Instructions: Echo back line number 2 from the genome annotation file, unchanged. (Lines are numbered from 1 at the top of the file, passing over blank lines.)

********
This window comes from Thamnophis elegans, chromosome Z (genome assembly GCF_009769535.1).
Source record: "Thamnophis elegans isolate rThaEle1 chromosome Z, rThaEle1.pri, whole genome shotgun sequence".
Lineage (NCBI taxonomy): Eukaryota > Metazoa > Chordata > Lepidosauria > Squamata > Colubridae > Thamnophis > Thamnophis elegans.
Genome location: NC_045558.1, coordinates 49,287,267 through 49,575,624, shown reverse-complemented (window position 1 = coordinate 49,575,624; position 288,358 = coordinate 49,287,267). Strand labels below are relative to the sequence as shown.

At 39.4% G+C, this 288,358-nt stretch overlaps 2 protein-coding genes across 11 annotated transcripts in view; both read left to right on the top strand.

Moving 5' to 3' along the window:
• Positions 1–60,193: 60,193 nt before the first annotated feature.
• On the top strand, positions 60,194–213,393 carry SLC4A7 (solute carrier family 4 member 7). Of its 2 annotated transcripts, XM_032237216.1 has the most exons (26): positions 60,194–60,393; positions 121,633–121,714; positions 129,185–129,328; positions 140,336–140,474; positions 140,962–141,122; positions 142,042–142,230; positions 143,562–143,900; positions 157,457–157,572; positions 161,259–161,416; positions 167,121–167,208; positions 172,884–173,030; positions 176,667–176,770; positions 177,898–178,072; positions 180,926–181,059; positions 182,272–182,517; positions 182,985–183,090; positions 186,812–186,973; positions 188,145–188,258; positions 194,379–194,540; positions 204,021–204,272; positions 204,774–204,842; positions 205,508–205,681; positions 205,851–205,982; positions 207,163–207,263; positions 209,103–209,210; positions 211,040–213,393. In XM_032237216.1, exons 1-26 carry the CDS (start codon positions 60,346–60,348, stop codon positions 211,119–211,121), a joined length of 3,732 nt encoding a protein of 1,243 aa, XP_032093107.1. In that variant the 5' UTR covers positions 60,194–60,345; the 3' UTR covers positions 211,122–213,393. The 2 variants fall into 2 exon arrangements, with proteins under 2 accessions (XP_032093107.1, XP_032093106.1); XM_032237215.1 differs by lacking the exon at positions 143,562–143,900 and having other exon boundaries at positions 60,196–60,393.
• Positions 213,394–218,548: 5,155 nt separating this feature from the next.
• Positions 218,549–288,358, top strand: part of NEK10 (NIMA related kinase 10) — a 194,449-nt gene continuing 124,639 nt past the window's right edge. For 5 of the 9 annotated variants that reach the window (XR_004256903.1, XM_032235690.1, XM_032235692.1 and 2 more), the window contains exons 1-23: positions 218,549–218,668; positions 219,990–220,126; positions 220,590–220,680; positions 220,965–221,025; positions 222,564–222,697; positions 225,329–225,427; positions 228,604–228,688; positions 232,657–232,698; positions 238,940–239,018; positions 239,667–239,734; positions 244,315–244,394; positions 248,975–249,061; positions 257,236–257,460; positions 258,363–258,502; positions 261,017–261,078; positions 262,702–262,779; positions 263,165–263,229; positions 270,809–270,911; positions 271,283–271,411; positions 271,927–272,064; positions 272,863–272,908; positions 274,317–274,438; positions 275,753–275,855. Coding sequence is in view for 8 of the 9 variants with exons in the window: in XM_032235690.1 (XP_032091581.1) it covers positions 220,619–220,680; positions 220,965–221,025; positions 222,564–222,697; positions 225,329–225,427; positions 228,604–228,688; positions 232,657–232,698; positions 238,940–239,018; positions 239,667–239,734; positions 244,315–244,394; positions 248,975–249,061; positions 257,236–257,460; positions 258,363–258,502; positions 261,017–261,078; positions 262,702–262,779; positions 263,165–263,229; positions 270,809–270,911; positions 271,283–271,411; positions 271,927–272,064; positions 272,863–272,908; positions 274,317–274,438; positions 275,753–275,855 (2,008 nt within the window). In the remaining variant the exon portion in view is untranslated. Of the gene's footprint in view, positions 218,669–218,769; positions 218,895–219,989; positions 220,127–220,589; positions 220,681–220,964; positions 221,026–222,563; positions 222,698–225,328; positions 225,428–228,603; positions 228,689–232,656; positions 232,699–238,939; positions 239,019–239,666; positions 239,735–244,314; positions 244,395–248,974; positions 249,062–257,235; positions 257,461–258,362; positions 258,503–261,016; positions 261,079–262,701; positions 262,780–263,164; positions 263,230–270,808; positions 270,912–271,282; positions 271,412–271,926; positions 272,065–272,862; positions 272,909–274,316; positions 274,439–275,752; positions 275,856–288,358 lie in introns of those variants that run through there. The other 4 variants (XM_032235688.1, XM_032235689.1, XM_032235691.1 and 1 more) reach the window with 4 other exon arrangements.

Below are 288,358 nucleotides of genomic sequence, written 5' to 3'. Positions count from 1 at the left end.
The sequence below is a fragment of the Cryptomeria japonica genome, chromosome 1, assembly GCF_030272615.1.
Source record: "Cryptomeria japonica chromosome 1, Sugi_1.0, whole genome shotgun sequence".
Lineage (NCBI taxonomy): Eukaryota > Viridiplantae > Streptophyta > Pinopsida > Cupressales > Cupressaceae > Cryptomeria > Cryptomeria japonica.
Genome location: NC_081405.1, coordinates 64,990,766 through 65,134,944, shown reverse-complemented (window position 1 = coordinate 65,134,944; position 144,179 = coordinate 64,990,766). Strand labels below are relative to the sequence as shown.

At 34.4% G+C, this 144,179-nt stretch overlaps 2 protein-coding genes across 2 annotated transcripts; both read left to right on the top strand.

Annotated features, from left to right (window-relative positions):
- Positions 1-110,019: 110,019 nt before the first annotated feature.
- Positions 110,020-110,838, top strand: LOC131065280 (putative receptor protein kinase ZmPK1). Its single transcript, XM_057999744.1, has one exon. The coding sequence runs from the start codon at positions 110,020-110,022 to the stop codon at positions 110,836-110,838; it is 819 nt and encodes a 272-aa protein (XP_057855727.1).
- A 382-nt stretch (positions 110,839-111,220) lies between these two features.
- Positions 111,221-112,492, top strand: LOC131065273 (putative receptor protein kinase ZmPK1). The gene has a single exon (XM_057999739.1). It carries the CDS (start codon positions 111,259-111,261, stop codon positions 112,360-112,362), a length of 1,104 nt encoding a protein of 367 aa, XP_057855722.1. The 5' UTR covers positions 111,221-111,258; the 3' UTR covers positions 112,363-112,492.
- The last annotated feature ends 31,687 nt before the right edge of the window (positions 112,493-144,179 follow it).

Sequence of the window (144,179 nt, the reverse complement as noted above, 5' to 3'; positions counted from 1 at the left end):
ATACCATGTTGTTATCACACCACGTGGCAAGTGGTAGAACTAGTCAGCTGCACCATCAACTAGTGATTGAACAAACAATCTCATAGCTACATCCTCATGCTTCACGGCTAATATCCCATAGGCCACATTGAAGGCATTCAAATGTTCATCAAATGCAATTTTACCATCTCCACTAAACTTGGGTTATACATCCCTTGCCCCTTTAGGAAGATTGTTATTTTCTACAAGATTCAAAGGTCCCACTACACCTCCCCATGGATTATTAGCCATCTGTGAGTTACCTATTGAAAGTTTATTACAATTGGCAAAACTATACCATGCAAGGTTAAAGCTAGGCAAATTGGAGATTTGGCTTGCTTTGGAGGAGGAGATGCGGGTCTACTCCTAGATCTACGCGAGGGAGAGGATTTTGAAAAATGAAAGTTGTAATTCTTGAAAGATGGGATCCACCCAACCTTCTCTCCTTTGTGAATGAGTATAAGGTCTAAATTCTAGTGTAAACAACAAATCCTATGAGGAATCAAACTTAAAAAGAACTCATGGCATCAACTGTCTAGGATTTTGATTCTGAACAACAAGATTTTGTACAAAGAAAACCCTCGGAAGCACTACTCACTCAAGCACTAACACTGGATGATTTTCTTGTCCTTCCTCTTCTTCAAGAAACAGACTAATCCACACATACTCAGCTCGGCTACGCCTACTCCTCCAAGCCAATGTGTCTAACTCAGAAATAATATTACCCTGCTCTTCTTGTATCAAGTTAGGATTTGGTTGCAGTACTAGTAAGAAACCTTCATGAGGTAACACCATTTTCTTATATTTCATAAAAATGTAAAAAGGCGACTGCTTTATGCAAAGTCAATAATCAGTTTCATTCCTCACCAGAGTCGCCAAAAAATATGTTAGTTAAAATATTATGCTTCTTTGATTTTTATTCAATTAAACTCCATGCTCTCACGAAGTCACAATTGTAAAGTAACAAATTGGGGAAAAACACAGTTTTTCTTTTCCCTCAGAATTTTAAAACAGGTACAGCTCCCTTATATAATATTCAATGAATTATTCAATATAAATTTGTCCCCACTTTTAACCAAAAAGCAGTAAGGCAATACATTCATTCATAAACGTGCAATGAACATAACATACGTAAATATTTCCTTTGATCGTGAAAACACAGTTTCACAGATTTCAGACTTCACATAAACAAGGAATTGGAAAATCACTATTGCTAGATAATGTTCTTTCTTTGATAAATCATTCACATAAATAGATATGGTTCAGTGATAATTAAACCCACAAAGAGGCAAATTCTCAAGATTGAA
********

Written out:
Source record: "Thamnophis elegans isolate rThaEle1 chromosome Z, rThaEle1.pri, whole genome shotgun sequence".